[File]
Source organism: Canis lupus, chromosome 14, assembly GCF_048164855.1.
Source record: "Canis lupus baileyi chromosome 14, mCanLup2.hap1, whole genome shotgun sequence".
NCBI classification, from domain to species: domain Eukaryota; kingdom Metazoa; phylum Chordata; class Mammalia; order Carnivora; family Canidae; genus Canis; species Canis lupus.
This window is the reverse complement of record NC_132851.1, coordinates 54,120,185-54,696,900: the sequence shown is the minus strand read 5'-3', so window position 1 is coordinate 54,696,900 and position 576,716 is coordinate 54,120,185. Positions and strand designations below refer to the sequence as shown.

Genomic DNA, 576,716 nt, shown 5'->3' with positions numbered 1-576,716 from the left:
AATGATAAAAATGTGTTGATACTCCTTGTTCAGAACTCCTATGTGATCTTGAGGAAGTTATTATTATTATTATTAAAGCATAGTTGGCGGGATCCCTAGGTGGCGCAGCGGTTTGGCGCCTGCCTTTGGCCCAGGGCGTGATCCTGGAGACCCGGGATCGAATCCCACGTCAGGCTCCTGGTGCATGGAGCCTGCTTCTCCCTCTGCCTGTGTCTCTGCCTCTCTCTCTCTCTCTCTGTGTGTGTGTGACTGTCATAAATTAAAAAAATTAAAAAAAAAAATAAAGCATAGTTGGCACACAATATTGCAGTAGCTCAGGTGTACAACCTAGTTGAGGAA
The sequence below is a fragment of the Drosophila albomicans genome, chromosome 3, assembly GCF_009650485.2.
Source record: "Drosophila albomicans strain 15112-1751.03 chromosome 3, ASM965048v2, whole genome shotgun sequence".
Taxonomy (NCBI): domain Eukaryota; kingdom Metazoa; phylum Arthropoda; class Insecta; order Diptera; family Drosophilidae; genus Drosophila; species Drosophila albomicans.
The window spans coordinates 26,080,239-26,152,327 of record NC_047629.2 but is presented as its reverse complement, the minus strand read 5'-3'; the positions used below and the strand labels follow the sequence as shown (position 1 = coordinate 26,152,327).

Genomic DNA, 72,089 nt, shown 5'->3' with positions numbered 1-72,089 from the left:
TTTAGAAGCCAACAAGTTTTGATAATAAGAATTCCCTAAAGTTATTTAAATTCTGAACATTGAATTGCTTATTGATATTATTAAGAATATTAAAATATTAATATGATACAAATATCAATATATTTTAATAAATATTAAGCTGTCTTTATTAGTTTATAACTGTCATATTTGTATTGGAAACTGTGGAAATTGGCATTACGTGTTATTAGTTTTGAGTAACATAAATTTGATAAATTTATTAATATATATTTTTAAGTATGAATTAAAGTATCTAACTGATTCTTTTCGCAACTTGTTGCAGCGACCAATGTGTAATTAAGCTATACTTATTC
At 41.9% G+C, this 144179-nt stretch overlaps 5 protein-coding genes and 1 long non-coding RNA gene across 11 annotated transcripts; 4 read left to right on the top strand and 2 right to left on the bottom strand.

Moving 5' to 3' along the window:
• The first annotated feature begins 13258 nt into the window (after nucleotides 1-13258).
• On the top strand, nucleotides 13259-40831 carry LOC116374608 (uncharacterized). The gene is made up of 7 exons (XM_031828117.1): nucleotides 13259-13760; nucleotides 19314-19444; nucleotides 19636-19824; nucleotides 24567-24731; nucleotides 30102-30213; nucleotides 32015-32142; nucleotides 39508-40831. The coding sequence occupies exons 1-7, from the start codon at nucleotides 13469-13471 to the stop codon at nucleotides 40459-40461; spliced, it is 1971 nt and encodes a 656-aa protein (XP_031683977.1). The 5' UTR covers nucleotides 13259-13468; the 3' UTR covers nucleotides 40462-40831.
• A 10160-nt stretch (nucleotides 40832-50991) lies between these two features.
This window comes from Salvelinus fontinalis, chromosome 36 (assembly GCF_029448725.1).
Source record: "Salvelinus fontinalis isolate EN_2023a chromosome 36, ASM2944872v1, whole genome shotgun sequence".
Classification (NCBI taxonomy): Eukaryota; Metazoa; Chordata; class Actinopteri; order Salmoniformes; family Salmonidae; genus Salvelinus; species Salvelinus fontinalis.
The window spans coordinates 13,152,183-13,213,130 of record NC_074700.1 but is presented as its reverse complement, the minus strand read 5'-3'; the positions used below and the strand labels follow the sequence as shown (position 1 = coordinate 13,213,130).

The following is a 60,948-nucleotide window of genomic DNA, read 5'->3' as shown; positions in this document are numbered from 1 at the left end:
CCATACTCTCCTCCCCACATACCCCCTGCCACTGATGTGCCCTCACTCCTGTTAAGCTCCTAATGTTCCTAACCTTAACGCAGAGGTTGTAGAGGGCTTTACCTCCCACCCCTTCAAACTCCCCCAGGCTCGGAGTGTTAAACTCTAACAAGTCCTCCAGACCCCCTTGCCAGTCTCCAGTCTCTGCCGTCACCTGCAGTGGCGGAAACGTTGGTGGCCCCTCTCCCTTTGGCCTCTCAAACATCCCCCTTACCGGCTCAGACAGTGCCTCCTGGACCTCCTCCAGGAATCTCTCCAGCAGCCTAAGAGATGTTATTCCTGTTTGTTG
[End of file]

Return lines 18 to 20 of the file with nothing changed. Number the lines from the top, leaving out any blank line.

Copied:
This window comes from Salvelinus fontinalis, chromosome 36 (assembly GCF_029448725.1).
Source record: "Salvelinus fontinalis isolate EN_2023a chromosome 36, ASM2944872v1, whole genome shotgun sequence".
Classification (NCBI taxonomy): Eukaryota; Metazoa; Chordata; class Actinopteri; order Salmoniformes; family Salmonidae; genus Salvelinus; species Salvelinus fontinalis.